I am pleased to announce the launch of the web exhibition: “Beneath the Covers: The Art of the Imperial Russian Book.” The majority of the books in this exhibition present a visual survey of publications that received official and elite sponsorship during the reigns of Peter the Great (r. 1696–1725) to Nicholas II (r. 1894-1917). Often printed for special occasions, these titles mirror the major cultural events and movements in tsarist Russia.
The exhibition presents examples of middle of the nineteenth century printing and illustration technologies—primarily chromolithography—which allowed for oversized, illustrated volumes and large print runs.
The viewer is invited to explore these works through eight categories, including secularization of Russian society, travel and exploration of Russia and its empire, architecture, antiquities, royalty, and the military. The exhibition features a chronological overview, bibliography, and information about the printing techniques used. The categories emerged from the common themes featured in the selections, which are drawn mainly from art libraries in Washington, D.C. and the surrounding region.
“Beneath the Covers: The Art of the Imperial Russian Book” was made possible by the American Association of Museums’ International Partnerships Among Museums (IPAM) and the Washington Art Library Resources Committee (WALRC) and is hosted by Hillwood Estate, Museum & Gardens.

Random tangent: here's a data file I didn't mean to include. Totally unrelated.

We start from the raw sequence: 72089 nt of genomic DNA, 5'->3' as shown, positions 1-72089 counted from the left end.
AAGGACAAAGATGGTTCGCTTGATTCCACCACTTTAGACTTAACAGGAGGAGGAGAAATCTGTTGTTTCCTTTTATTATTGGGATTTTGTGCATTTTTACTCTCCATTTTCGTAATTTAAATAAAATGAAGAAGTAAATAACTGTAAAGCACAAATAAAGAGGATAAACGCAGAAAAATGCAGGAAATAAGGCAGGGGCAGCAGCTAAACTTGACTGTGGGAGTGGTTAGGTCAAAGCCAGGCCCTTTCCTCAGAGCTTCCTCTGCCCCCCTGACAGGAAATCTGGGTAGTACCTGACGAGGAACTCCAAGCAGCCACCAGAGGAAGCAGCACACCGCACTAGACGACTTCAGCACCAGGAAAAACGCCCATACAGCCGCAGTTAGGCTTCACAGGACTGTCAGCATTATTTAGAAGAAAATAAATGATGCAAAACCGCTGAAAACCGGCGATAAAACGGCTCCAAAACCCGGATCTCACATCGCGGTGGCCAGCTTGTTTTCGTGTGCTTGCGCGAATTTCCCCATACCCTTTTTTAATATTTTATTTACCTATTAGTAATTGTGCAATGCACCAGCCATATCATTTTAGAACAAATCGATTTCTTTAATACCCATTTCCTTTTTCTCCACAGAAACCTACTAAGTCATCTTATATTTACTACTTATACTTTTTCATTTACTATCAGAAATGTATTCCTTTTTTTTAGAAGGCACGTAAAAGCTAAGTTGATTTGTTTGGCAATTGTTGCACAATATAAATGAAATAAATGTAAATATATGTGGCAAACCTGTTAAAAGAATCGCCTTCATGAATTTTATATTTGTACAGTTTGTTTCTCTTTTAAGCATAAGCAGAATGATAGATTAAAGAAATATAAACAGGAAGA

Arcadia Director of the Library and Archives
Philadelphia Museum of Art
PO Box 7646, Philadelphia, PA 19101-7646
The Image Collections and Fieldwork Archives (ICFA) of Dumbarton Oaks is pleased to announce the publication of four (4) new finding aids. These collections document various fieldwork and research projects, relating to Roman and Late Antique pavement mosaics, Byzantine sites in Greece and Turkey, and Coptic architectural sculpture from Oxyrhynchos.
To view the complete PDF finding aids, click on the thumbnail at the top of the following collection-level records in our online inventory, AtoM@DO. You can also check under the “Finding Aids” field for the direct links.
Since our last announcement of published finding aids in August 2014, ICFA staff have continued to work on processing our collections and improving the descriptive metadata in our finding aids in order to make our holdings more discoverable, usable, and accessible to our users. Currently, we are finalizing the processing of two other collections that were created by recognized Byzantine scholars: Corpus for Wall Mosaics in the North Adriatic Area, ca. 1974-1990s (MS.BZ.009) and the Ernst Kitzinger Research Papers and Photographs, 1940s-1980s (MS.BZ.016). We have also completed the digitization for William Earl Betsch Photographs of Architectural Capitals in Istanbul, 1970 (PH.BZ.002). The digital surrogates for Betsch’s negatives will also be added in AtoM@DO, and they will surely complement a related collection in ICFA, Nicholas V. Artamonoff Photographs of Istanbul and Turkey, 1935-1945 (PH.BZ.010). Thus, you can expect to see more and more content in AtoM@DO in the coming months – so stay tuned!
To learn more about these collections and ICFA’s current projects, please see: https://icfadumbartonoaks.wordpress.com/2015/08/05/new-finding-aids-from-icfa-2/.